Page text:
When buying a vehicle or accepting one on trade you should always do your due diligence to check for liens. Protect yourself and your customers:
- Obtain a vehicle history report. A vehicle history report can tell you if there are liens registered against the vehicle.
- Copy the VIN off the vehicle itself and not from another document which may be in error.
- Check for liens even if the seller tells you there are no liens on the vehicle. If the seller tells you that there is a lien, you should still do a search to verify there is a lien and balance owing on the lien.
- If you discover there is a lien, check with the lien holder (secured party) to determine if the lien is still valid.
What is a lien? As most of you know, a lien on a vehicle is when a creditor lends money to a debtor with the vehicle as security. This means that if the debtor defaults on the loan payments, the creditor has a right to collect what is owing on the vehicle through such means as repossessing the vehicle.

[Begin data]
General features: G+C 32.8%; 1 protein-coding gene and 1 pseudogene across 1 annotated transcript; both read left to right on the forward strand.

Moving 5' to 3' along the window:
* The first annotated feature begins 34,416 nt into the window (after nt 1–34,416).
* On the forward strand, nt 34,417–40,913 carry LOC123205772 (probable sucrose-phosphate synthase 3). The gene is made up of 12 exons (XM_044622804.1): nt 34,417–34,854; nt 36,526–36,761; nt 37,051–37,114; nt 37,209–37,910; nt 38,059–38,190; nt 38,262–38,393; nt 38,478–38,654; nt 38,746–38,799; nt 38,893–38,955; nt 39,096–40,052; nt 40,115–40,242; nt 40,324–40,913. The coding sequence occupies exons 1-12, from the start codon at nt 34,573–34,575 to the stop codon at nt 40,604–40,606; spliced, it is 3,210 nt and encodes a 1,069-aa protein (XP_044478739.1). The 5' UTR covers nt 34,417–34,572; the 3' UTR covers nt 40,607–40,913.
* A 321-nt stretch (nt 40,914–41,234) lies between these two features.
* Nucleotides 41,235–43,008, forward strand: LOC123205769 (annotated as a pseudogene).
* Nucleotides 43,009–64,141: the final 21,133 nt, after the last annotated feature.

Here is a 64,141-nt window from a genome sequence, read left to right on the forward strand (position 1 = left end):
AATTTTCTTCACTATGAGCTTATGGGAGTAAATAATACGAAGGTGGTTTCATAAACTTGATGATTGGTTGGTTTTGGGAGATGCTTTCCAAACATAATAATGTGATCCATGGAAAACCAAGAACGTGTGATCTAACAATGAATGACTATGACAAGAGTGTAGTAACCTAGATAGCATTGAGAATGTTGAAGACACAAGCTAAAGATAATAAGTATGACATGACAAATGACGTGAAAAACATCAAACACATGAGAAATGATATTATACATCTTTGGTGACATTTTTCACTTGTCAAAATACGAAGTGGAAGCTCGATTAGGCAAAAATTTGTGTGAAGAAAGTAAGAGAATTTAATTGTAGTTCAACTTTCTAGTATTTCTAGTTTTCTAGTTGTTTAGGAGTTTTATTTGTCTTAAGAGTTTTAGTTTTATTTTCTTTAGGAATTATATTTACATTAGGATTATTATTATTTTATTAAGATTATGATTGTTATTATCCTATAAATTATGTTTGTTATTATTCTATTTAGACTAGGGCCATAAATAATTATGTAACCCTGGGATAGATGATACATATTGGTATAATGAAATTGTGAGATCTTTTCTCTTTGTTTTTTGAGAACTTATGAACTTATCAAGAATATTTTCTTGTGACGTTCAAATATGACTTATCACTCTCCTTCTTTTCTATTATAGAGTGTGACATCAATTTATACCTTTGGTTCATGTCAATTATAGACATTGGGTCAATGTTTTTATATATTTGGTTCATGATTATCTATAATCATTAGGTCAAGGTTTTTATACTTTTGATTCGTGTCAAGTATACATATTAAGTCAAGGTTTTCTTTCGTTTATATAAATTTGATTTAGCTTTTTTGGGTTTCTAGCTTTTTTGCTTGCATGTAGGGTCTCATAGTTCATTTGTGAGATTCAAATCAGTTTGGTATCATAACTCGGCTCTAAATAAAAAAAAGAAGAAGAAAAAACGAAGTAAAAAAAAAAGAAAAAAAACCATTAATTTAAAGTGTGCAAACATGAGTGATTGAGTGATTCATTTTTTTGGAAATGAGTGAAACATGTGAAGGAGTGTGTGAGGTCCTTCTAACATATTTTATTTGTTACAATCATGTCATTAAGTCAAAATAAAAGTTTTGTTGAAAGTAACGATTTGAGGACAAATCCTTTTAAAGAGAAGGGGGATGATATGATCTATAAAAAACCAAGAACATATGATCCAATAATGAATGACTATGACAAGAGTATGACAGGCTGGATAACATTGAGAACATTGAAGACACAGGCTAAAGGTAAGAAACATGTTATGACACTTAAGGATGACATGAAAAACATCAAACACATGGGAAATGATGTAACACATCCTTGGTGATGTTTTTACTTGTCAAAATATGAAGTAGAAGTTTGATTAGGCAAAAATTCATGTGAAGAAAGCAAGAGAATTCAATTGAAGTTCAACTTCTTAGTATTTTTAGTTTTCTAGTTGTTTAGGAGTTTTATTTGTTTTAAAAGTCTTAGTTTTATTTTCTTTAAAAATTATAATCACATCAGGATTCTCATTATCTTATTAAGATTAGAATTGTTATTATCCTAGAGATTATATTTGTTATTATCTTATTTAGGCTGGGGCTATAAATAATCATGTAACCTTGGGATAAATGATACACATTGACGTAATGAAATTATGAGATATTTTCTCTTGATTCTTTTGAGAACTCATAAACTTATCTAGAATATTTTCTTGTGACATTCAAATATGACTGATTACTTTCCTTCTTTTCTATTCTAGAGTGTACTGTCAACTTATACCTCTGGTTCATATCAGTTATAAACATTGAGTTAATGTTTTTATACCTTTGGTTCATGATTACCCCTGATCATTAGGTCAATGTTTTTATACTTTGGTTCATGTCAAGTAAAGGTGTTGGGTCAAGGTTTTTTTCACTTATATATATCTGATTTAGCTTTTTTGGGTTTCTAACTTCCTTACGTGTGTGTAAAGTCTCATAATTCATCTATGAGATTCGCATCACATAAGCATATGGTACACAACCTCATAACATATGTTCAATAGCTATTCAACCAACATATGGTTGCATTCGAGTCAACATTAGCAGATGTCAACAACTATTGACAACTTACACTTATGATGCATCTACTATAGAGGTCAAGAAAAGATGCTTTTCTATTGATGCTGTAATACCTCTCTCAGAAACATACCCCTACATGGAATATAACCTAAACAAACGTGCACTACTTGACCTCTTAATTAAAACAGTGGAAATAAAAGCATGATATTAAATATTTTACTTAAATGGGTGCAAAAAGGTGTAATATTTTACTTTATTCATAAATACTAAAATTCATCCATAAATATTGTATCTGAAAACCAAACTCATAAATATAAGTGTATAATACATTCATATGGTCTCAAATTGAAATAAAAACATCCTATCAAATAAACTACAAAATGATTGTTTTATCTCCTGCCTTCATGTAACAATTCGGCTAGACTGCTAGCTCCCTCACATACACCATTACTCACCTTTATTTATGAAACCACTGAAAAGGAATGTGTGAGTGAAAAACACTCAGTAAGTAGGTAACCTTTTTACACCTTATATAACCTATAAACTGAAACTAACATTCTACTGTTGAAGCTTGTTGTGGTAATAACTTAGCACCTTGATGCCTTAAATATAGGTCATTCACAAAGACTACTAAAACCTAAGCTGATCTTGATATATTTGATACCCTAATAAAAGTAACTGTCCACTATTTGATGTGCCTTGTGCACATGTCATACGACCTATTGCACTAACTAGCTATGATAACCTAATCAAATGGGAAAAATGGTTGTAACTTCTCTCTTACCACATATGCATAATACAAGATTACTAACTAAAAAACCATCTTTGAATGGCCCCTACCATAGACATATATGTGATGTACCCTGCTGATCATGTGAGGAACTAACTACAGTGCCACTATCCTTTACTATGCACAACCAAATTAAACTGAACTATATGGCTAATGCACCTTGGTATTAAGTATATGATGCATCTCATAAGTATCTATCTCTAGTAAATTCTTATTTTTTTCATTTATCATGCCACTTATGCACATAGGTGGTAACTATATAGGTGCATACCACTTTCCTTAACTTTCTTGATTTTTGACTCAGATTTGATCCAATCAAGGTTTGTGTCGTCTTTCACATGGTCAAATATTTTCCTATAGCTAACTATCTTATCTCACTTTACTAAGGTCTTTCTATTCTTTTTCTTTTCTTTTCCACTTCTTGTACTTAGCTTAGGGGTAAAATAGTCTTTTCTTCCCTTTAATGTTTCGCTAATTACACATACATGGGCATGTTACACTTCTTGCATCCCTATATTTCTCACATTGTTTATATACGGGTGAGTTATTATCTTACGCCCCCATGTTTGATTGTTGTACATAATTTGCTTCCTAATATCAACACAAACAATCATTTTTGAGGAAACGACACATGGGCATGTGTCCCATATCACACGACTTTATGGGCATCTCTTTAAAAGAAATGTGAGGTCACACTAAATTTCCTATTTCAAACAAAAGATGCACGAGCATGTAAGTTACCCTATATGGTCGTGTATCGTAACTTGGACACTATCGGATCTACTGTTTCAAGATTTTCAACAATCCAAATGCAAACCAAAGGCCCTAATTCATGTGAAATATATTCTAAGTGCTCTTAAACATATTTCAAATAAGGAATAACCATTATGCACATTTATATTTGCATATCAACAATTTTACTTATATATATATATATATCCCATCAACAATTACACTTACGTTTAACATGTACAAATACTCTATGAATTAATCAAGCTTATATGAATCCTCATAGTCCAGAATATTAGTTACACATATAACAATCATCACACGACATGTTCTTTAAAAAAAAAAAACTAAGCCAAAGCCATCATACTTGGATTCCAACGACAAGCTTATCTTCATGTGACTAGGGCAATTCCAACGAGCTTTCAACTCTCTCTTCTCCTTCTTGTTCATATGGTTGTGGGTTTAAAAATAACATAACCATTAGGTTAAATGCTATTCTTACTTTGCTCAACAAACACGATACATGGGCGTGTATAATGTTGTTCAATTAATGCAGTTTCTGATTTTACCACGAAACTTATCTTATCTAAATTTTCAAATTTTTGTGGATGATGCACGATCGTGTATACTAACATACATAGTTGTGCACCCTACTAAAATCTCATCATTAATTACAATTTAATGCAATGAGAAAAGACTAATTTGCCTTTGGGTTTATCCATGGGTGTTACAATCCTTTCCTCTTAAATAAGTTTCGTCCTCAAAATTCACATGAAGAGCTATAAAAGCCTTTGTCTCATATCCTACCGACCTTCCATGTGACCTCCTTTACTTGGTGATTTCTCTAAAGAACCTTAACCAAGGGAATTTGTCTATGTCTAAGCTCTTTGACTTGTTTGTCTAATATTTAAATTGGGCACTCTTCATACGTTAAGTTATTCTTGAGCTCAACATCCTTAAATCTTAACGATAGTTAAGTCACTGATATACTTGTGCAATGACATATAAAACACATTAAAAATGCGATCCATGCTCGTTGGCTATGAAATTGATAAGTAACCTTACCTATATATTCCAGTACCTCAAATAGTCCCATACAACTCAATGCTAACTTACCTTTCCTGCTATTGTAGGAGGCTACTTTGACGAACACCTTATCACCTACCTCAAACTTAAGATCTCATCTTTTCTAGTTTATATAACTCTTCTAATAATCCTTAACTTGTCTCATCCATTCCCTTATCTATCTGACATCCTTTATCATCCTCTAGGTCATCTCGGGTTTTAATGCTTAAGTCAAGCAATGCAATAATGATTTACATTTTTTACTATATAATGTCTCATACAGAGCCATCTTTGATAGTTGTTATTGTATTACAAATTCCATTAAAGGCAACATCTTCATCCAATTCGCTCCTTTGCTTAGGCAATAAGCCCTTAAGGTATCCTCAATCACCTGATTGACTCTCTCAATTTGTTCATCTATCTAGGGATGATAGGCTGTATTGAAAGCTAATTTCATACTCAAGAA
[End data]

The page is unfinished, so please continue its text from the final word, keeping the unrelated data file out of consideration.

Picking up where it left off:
Buying from another business? Make sure you do your own lien check because the business you purchase from may not have done a lien search or may have made an error.
Buying a vehicle with a lien
If you agree to purchase the vehicle with a lien, you are responsible for the amount that is owed or the vehicle could be legally seized.
As an AMVIC-licensee your industry expects a high standard of professional conduct. Customers have a right to expect that there will be no liens on any vehicle purchased from an AMVIC-licensed business. A bad consumer experience can negatively impact all of industry.
It is best practice to always obtain a history report on every vehicle you buy from a seller so you can disclose all information to potential buyers. Under the Fair Trading Act section 6, 4(h) it is an unfair practice for a supplier to represent that “goods have or do not have a particular prior history or usage if that is different from the fact.”